Michigan State University (MSU) and algae company PHYCO2 are developing algae technologies that cut greenhouse emissions and could eventually lead to more biodiesel. This article from MSU says PHYCO2’s revolutionary and patented concept promotes algae growth and sequesters, or captures, carbon dioxide from power plant emissions.
Under the collaborative research agreement, MSU and PHYCO2 – an algae growth and carbon dioxide sequestration company based in Santa Maria, California – will investigate the performance of PHYCO2’s algae growth and carbon dioxide absorption technology, as well as algae-processing technologies.
PHYCO2 will be testing its algae photo bioreactor, technology that continuously captures significant amounts of CO2 and grows algae with LED light, at MSU’s T.B. Simon Power Plant. MSU and PHYCO2 expect to be able to absorb up to 80 percent of captured CO2 emissions for the production of algae. MSU will be testing the growth of several algae strains and post processing of the algae that is grown.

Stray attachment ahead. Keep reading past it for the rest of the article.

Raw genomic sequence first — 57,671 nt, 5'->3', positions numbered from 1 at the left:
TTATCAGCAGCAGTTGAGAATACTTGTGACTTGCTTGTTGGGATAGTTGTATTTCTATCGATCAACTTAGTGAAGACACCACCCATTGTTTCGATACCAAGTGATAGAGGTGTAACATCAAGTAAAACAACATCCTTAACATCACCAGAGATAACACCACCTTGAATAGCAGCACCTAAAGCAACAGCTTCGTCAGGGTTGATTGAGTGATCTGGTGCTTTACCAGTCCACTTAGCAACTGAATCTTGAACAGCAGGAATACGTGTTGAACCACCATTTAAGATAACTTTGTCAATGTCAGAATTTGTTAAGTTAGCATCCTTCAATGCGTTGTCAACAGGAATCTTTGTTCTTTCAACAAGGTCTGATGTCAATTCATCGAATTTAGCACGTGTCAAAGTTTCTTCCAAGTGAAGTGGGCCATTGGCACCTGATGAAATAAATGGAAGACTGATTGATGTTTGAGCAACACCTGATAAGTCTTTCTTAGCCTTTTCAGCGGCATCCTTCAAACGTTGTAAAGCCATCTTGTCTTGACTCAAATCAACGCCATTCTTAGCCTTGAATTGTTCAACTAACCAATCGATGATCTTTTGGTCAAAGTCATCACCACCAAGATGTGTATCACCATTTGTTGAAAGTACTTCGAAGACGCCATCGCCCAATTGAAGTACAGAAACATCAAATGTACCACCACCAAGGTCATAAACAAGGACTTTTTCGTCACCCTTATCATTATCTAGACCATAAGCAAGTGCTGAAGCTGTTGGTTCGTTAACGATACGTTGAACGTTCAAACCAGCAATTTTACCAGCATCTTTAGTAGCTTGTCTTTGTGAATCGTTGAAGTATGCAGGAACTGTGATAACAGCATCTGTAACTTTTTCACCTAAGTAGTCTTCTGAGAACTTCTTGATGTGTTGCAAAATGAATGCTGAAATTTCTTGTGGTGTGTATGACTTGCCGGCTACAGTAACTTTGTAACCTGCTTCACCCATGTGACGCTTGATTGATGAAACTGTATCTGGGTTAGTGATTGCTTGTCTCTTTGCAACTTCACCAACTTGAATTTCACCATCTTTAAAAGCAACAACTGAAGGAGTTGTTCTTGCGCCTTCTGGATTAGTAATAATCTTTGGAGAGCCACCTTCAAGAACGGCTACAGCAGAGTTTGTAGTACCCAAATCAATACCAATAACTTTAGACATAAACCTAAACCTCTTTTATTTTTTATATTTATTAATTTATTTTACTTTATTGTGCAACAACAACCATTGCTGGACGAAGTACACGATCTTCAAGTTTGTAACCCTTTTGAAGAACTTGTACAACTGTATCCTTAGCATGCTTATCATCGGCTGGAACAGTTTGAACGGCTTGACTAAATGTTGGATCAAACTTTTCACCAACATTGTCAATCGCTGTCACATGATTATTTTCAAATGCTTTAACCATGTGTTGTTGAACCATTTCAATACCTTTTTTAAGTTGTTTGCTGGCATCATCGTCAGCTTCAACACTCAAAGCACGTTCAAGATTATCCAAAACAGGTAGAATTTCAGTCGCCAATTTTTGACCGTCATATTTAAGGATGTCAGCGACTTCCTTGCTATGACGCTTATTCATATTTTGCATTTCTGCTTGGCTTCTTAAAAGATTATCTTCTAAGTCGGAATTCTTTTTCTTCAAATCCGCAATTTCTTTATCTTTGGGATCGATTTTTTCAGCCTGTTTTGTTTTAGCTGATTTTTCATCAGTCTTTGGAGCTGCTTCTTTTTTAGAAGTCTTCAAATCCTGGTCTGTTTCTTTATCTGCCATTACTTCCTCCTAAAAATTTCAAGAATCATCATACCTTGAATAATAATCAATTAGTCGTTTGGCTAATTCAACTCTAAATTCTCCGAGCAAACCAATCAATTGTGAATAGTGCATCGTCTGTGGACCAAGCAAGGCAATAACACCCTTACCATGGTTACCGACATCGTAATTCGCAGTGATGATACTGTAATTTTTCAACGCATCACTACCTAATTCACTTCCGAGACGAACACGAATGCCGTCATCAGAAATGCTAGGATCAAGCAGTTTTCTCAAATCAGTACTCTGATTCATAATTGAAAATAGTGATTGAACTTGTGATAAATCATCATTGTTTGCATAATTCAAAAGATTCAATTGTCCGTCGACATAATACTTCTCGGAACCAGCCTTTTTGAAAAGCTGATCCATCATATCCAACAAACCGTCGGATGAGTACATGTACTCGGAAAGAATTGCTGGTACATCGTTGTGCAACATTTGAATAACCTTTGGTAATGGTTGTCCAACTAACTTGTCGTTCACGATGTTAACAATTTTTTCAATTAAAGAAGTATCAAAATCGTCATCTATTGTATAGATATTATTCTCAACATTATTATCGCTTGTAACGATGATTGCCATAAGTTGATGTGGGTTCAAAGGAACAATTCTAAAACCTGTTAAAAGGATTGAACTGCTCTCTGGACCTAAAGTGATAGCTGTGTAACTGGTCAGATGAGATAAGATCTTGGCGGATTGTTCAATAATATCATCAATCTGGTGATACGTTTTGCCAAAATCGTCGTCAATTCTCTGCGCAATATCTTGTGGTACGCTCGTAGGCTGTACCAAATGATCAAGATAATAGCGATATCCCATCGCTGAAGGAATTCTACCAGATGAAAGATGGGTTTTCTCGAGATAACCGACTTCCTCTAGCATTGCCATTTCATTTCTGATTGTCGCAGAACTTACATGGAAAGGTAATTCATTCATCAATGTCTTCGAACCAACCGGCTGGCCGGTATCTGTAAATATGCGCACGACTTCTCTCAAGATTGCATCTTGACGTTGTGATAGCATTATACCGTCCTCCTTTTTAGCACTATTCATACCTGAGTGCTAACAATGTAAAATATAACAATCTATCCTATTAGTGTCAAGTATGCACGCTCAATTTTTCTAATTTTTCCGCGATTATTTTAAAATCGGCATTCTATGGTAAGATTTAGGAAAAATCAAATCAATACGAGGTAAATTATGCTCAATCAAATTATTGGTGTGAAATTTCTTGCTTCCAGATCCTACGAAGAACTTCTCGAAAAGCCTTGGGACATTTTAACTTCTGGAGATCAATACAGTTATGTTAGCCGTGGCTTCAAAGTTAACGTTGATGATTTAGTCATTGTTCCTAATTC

The project’s goals are to cost-effectively grow algae while significantly absorbing CO2 for sequestration from the gas emissions at the power plant. The algae can then be sold into current markets for biofuels, bioplastics and other applications.
“MSU has always been on the forefront of cutting-edge research and development,” said Robert Ellerhorst, director of utilities at the MSU power plant. “Our collaborative work with developers fits MSU’s research agenda to solve the world’s problems – in this case, reducing greenhouse gas emissions.”
“We are confident that this partnership between MSU and PHYCO2 will meet and exceed the challenge issued by the White House,” said PHYCO2 CEO Bill Clary. “The PHYCO2 photobioreactor represents the future of cleaner emissions and the first CO2 capture technology that truly is market sustainable.”